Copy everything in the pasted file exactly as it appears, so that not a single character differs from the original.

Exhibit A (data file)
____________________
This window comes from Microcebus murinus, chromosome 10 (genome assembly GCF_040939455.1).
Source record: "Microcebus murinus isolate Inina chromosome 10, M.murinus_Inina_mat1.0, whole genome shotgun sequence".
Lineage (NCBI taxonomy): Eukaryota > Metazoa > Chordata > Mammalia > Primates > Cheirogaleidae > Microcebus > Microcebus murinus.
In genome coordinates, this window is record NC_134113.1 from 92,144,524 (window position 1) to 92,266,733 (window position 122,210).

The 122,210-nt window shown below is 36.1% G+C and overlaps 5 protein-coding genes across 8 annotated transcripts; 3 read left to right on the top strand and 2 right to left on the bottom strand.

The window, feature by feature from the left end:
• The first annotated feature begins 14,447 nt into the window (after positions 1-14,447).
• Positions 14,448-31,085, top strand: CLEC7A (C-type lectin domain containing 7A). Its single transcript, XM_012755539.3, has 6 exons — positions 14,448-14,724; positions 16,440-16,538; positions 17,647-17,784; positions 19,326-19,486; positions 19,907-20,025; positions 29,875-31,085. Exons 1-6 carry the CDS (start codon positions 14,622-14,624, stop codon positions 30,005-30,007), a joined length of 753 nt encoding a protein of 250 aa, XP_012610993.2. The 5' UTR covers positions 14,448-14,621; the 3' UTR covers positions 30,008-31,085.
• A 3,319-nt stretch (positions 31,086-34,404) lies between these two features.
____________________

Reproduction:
This window comes from Microcebus murinus, chromosome 10 (genome assembly GCF_040939455.1).
Source record: "Microcebus murinus isolate Inina chromosome 10, M.murinus_Inina_mat1.0, whole genome shotgun sequence".
Lineage (NCBI taxonomy): Eukaryota > Metazoa > Chordata > Mammalia > Primates > Cheirogaleidae > Microcebus > Microcebus murinus.
In genome coordinates, this window is record NC_134113.1 from 92,144,524 (window position 1) to 92,266,733 (window position 122,210).

The 122,210-nt window shown below is 36.1% G+C and overlaps 5 protein-coding genes across 8 annotated transcripts; 3 read left to right on the top strand and 2 right to left on the bottom strand.

The window, feature by feature from the left end:
• The first annotated feature begins 14,447 nt into the window (after positions 1-14,447).
• Positions 14,448-31,085, top strand: CLEC7A (C-type lectin domain containing 7A). Its single transcript, XM_012755539.3, has 6 exons — positions 14,448-14,724; positions 16,440-16,538; positions 17,647-17,784; positions 19,326-19,486; positions 19,907-20,025; positions 29,875-31,085. Exons 1-6 carry the CDS (start codon positions 14,622-14,624, stop codon positions 30,005-30,007), a joined length of 753 nt encoding a protein of 250 aa, XP_012610993.2. The 5' UTR covers positions 14,448-14,621; the 3' UTR covers positions 30,008-31,085.
• A 3,319-nt stretch (positions 31,086-34,404) lies between these two features.